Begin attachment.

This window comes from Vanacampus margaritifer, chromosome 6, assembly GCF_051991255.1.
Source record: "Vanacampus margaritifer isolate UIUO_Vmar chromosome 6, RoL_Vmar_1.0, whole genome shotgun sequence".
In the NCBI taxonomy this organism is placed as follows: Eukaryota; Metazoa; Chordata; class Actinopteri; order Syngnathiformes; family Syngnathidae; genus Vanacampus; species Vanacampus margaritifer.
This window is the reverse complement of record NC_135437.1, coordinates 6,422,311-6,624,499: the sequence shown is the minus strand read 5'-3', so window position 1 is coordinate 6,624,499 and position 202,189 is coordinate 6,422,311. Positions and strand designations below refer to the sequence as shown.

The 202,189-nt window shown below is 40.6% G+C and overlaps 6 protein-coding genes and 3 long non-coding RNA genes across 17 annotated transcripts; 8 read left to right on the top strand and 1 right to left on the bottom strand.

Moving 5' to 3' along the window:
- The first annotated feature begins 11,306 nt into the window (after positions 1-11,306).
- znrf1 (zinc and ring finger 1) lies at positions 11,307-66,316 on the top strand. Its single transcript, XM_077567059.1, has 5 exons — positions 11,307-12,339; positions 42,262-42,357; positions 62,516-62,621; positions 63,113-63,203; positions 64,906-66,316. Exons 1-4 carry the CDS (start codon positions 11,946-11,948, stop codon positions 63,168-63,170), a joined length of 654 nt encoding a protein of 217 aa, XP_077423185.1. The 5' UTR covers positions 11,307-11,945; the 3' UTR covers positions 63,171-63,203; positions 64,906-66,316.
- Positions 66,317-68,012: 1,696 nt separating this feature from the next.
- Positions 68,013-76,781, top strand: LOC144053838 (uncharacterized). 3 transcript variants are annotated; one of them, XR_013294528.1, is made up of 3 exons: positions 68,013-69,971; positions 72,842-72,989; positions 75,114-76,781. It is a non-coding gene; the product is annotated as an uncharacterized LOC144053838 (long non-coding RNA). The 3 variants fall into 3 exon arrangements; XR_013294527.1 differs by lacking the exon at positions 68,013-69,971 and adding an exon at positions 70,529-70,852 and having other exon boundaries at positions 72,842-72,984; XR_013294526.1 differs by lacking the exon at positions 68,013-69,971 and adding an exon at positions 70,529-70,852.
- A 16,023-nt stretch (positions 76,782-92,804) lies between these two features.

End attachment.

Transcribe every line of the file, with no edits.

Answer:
This window comes from Vanacampus margaritifer, chromosome 6, assembly GCF_051991255.1.
Source record: "Vanacampus margaritifer isolate UIUO_Vmar chromosome 6, RoL_Vmar_1.0, whole genome shotgun sequence".
In the NCBI taxonomy this organism is placed as follows: Eukaryota; Metazoa; Chordata; class Actinopteri; order Syngnathiformes; family Syngnathidae; genus Vanacampus; species Vanacampus margaritifer.
This window is the reverse complement of record NC_135437.1, coordinates 6,422,311-6,624,499: the sequence shown is the minus strand read 5'-3', so window position 1 is coordinate 6,624,499 and position 202,189 is coordinate 6,422,311. Positions and strand designations below refer to the sequence as shown.

The 202,189-nt window shown below is 40.6% G+C and overlaps 6 protein-coding genes and 3 long non-coding RNA genes across 17 annotated transcripts; 8 read left to right on the top strand and 1 right to left on the bottom strand.

Moving 5' to 3' along the window:
- The first annotated feature begins 11,306 nt into the window (after positions 1-11,306).
- znrf1 (zinc and ring finger 1) lies at positions 11,307-66,316 on the top strand. Its single transcript, XM_077567059.1, has 5 exons — positions 11,307-12,339; positions 42,262-42,357; positions 62,516-62,621; positions 63,113-63,203; positions 64,906-66,316. Exons 1-4 carry the CDS (start codon positions 11,946-11,948, stop codon positions 63,168-63,170), a joined length of 654 nt encoding a protein of 217 aa, XP_077423185.1. The 5' UTR covers positions 11,307-11,945; the 3' UTR covers positions 63,171-63,203; positions 64,906-66,316.
- Positions 66,317-68,012: 1,696 nt separating this feature from the next.
- Positions 68,013-76,781, top strand: LOC144053838 (uncharacterized). 3 transcript variants are annotated; one of them, XR_013294528.1, is made up of 3 exons: positions 68,013-69,971; positions 72,842-72,989; positions 75,114-76,781. It is a non-coding gene; the product is annotated as an uncharacterized LOC144053838 (long non-coding RNA). The 3 variants fall into 3 exon arrangements; XR_013294527.1 differs by lacking the exon at positions 68,013-69,971 and adding an exon at positions 70,529-70,852 and having other exon boundaries at positions 72,842-72,984; XR_013294526.1 differs by lacking the exon at positions 68,013-69,971 and adding an exon at positions 70,529-70,852.
- A 16,023-nt stretch (positions 76,782-92,804) lies between these two features.